Total Begins Production From Nigeria’s Giant Egina Field
The French major is racking up barrels of deepwater production as part of its large-scale West African push.
Total advanced its global deepwater campaign 29 December with the launch of production from the Egina Field 150 km offshore Nigeria.
The Egina floating production, storage, and offloading vessel, which Total says is its largest ever, will be connected to 44 subsea wells and produce up to 200,000 B/D of oil. The field lies in 1600 m of water on Oil Mining Lease (OML) 130.
Total says the project was developed 10% under budget, resulting in savings of more than $1 billion, driven in large part by a 30% reduction in average drilling time per well. The French major's operating costs in Nigeria have been slashed by 40% during the last 4 years, Arnaud Breuillac, Total president, exploration and production, said in a news release.
Efficiencies from the Egina project could be further leveraged via tieback opportunities from other fields in the area. Breuillac noted that “some upside potential nearby remains to be developed,” including a possible tieback of the Preowei discovery to the Egina FPSO, which the firm is currently studying. The Preowei field, also on OML 130, was assessed in 2017 and could add output of 70,000 BOE/D. A final investment decision (FID) on Preowei is expected to be made in 2019.
Discovered in 2003, the Egina Field is the second development to come online from OML 130 following the Akpo Field, where production began in 2009.
Total Upstream Nigeria Limited operates OML 130 with a 24% stake in a joint venture with state-owned Nigerian National Petroleum Corporation. Other interest owners are South Atlantic Petroleum, 15%; CNOOC E&P Nigeria Limited, 45%; and Petrobras Oil and Gas BV, 16%.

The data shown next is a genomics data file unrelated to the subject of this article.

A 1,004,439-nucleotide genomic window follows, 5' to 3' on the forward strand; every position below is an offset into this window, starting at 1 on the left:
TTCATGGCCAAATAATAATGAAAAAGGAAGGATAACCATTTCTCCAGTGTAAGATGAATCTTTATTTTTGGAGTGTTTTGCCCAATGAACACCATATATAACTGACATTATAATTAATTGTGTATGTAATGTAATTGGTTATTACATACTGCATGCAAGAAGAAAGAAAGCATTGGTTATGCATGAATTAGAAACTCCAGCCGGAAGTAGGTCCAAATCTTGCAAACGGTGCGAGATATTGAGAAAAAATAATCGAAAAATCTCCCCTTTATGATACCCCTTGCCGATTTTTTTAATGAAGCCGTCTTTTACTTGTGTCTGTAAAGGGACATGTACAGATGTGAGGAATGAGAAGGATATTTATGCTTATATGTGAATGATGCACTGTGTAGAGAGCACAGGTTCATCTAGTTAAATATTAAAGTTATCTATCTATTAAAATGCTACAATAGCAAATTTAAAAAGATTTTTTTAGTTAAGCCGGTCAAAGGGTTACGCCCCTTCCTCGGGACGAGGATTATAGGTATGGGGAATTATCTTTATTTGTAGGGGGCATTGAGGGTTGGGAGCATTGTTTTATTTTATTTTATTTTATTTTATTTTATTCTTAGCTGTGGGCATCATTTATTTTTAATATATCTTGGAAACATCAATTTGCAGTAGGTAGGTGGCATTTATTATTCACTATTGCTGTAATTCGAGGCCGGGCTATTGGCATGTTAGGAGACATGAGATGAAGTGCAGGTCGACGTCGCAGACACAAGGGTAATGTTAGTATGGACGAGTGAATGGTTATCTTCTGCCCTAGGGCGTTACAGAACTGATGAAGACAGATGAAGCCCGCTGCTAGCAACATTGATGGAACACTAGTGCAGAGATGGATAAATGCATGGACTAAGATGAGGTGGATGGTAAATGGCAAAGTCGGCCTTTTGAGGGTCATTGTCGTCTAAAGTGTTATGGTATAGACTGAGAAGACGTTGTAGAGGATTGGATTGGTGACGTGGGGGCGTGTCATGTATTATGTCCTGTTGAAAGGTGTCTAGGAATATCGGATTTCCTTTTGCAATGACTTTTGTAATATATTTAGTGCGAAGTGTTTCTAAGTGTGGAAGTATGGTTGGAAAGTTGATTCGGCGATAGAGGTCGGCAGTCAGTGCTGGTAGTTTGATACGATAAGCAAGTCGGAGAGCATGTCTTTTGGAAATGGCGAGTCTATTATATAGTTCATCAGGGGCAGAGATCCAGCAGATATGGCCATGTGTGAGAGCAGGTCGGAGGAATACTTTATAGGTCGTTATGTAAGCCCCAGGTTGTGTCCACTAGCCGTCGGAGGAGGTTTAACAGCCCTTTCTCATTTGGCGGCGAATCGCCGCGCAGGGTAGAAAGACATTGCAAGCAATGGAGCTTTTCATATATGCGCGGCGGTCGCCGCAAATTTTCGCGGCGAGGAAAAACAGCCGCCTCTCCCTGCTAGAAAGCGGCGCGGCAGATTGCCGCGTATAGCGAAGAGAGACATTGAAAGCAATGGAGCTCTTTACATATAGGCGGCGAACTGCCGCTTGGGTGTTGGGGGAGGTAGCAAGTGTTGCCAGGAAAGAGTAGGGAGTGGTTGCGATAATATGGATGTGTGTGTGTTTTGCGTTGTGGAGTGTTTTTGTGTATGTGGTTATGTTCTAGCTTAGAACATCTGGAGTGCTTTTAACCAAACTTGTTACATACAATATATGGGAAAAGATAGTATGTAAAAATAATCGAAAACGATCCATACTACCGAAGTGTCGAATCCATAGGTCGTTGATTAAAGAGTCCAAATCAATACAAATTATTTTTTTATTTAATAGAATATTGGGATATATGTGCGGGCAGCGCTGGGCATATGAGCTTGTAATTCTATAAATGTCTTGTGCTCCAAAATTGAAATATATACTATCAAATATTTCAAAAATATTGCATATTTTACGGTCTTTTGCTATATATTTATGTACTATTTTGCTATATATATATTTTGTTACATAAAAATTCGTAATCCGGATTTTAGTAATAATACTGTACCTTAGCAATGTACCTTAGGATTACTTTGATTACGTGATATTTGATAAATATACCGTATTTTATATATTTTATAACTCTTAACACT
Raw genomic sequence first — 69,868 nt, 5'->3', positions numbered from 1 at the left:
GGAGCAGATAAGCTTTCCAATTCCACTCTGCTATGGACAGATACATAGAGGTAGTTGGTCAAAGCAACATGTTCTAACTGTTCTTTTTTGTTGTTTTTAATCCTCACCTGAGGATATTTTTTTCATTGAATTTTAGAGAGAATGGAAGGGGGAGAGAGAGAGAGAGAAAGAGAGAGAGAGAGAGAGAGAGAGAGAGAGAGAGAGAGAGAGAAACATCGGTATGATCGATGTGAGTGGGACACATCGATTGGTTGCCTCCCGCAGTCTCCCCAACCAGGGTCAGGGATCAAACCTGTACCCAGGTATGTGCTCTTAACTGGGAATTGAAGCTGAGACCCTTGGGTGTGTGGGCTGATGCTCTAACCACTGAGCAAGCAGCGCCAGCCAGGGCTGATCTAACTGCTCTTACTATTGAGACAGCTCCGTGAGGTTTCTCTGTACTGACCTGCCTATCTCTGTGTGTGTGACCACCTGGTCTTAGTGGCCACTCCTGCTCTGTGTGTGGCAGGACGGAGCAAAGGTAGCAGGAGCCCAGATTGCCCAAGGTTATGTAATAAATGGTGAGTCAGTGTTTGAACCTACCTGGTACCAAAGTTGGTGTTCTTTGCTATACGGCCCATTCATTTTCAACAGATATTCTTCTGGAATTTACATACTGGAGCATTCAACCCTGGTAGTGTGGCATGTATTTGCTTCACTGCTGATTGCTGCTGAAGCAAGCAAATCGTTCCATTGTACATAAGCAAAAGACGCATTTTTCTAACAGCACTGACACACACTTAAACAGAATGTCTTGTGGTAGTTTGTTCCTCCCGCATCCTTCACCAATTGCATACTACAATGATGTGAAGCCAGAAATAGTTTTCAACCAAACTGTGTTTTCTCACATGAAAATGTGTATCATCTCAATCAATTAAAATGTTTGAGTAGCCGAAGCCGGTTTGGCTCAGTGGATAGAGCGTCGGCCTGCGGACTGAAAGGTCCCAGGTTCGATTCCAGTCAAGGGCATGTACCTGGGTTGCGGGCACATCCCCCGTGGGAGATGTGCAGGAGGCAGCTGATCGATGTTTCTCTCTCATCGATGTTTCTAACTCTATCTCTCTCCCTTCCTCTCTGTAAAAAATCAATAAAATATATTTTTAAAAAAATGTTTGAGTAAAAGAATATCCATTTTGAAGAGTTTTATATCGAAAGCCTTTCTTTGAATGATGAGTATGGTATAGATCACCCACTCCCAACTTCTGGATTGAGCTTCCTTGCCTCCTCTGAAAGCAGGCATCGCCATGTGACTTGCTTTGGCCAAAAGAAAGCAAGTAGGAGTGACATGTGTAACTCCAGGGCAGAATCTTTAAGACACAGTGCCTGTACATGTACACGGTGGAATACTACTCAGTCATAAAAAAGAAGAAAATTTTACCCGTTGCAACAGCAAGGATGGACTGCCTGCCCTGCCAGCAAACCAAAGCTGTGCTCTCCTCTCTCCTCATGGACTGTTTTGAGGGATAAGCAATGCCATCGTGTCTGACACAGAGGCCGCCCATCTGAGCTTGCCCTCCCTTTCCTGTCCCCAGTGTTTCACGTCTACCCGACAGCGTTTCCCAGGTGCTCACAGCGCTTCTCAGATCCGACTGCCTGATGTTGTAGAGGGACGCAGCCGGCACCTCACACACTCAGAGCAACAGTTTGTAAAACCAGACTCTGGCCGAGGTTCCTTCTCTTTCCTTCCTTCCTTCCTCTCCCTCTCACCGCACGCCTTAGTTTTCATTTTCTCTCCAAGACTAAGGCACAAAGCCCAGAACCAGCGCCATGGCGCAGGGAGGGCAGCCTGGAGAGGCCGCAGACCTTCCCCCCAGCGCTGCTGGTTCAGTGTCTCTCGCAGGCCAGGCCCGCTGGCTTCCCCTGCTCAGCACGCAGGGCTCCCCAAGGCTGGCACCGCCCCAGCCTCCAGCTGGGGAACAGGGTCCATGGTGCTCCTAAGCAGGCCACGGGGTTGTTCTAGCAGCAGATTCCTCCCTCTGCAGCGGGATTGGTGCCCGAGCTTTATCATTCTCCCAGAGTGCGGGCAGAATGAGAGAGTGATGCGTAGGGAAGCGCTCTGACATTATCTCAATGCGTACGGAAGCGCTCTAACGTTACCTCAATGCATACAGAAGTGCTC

Growing West African Production Hub
Africa, along with Brazil and the US Gulf of Mexico, is one of three primary deepwater regions in which Total plans to tap into vast oil deposits to boost companywide output in the coming years. The firm’s Nigeria production averaged 267,000 BOE/D in 2017 and continues to gain momentum.
Other big projects brought on stream in West Africa over the last couple of years include Moho Nord off Congo and Kaombo off Angola. A second Kaombo FPSO on Block 32 is expected to start up this year, eventually bringing combined output to 230,000 B/D. The two FPSOs, which are converted very large crude carriers, will be connected to 59 wells from six fields.
On Block 17 off Angola, Total last May took an FID on the 40,000-B/D Zinia 2 project, the first of several possible short-cycle developments on the block. Additional FIDs were made later in the year on the CLOV Phase 2 and Dalia Phase 3 projects, with startups expected in the next 2 years. The projects will keep Block 17 plateau production above 400,000 B/D of oil until 2023, Total says.
The firm also in December added two exploration and production blocks in Mauritania’s deep waters. It will operate Blocks C15 and C31 with a 90% interest, with state-owned Societe Mauritanienne des Hydrocarbures et de Patrimoine Minier holding 10%. Total plans to drill an exploration well on its existing Block C9 in 2019.
Total’s positions in Mauritania, Senegal, Ivory Coast, and Nigeria make up half of its acreage in Africa.